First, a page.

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Program facilitates hospital-in-the-home style care

Mater Health Services is delivering Queensland’s first range of ‘hospital-in-the-home’ services for paediatric patients.

Following a successful 12 month trial undertaken in 2008, in December 2009 Mater Children’s Hospital made permanent the DAART Paediatrics Program.

The program is modelled on the long established Domiciliary Allied Health Acute Care and Rehabilitation (DAART) Service for adult hospital patients, which provides home visits by health professionals to assess and manage the physical and psychosocial impact of a range of conditions including those associated with the ageing process, the young disabled, post acute and palliative care.

The DAART Paediatrics Program is delivered in the form of two services: ‘Hospital-in-the-Home’ and the ‘Post Acute Care Program’.

The ‘Hospital-in-the-Home’ service allows certain paediatric patients—for example, a child suffering from cystic fibrosis—to reduce their regular hospital stays by being offered care at home.

DAART Paediatric Program Manager Amanda Juric further explained.

“A young cystic fibrosis patient may need to undergo a two week assessment stay in hospital. With DAART, we can now reduce that stay to one week. In the second week the patient is visited each day at home by a paediatric nurse and physiotherapist (with access to other health services as required) and given the same monitoring and care he or she would have received in the ward,” she said.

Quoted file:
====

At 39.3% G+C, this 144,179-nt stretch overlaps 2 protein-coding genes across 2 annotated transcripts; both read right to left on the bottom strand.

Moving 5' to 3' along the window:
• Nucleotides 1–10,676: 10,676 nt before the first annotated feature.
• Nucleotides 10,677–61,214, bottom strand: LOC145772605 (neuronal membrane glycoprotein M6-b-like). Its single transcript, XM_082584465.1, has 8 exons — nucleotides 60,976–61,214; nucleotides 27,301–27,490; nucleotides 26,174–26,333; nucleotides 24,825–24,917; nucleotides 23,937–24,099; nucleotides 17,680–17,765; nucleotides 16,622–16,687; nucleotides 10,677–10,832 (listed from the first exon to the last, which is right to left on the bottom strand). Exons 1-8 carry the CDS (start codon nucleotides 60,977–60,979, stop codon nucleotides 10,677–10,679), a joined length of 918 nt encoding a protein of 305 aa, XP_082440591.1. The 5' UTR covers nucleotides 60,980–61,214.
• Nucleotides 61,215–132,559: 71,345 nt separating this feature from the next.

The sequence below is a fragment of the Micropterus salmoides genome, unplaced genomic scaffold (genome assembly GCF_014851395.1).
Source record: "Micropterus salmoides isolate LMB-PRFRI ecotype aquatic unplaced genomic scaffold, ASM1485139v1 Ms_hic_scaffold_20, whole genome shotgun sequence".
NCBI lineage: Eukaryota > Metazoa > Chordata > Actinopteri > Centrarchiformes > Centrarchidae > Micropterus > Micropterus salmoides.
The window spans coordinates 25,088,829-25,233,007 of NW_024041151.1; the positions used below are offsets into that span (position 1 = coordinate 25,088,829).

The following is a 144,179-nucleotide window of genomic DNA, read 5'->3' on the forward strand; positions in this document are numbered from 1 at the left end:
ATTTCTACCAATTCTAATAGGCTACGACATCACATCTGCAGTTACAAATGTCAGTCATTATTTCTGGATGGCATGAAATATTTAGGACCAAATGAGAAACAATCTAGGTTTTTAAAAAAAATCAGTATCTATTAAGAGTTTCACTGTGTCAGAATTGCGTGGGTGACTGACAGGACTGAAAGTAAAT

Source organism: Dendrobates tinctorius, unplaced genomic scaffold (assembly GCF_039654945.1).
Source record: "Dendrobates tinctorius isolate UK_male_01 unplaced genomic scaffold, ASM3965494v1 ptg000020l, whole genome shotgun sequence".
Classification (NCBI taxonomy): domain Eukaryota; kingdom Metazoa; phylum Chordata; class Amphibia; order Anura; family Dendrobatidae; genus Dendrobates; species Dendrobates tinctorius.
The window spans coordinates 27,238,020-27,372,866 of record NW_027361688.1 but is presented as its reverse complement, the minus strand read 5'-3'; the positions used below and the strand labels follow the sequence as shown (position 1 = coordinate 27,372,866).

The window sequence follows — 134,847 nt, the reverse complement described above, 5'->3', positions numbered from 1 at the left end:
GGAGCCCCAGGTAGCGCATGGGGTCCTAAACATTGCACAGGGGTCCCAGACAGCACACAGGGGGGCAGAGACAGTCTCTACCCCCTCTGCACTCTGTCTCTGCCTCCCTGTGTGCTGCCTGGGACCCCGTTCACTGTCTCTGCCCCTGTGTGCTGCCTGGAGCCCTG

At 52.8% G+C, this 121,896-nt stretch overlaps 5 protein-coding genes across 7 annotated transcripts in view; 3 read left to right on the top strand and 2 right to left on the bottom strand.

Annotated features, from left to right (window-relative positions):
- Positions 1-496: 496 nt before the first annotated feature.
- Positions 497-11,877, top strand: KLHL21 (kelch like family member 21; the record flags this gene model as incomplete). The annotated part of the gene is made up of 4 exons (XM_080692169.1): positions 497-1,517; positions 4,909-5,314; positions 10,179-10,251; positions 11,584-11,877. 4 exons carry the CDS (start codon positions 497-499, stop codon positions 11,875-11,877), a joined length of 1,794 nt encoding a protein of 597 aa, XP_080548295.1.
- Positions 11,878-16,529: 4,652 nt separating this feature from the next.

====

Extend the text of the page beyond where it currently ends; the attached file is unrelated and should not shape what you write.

The Post Acute Care Program allows for young patients to have a reduced hospital-based recovery period. Following assessment, these patients are allowed to return home with their families and receive ongoing recovery care in their home environment, via visits from paediatric nursing and allied health professionals.

Mater Director of Allied Health Anne Maree Buttner said both programs have a range of benefits from allowing young patients to be cared for sooner in the familiar family-environment of home and ensuring the least amount of disruption to family life, through to improving access to hospital for other patients.

“Both programs achieve an outcome of reduced bed days,” Ms Buttner explained.

“In 2009 together these programs saved a total of 1000 bed days. That results in a significant increase in hospital access for other paediatric patients,” she said.

Ms Juric said the feedback received from patients and families participating in the two programs had been very positive.

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Jodie Dugan—Director Domiciliary Allied Health Acute Care and Rehabilitation Team

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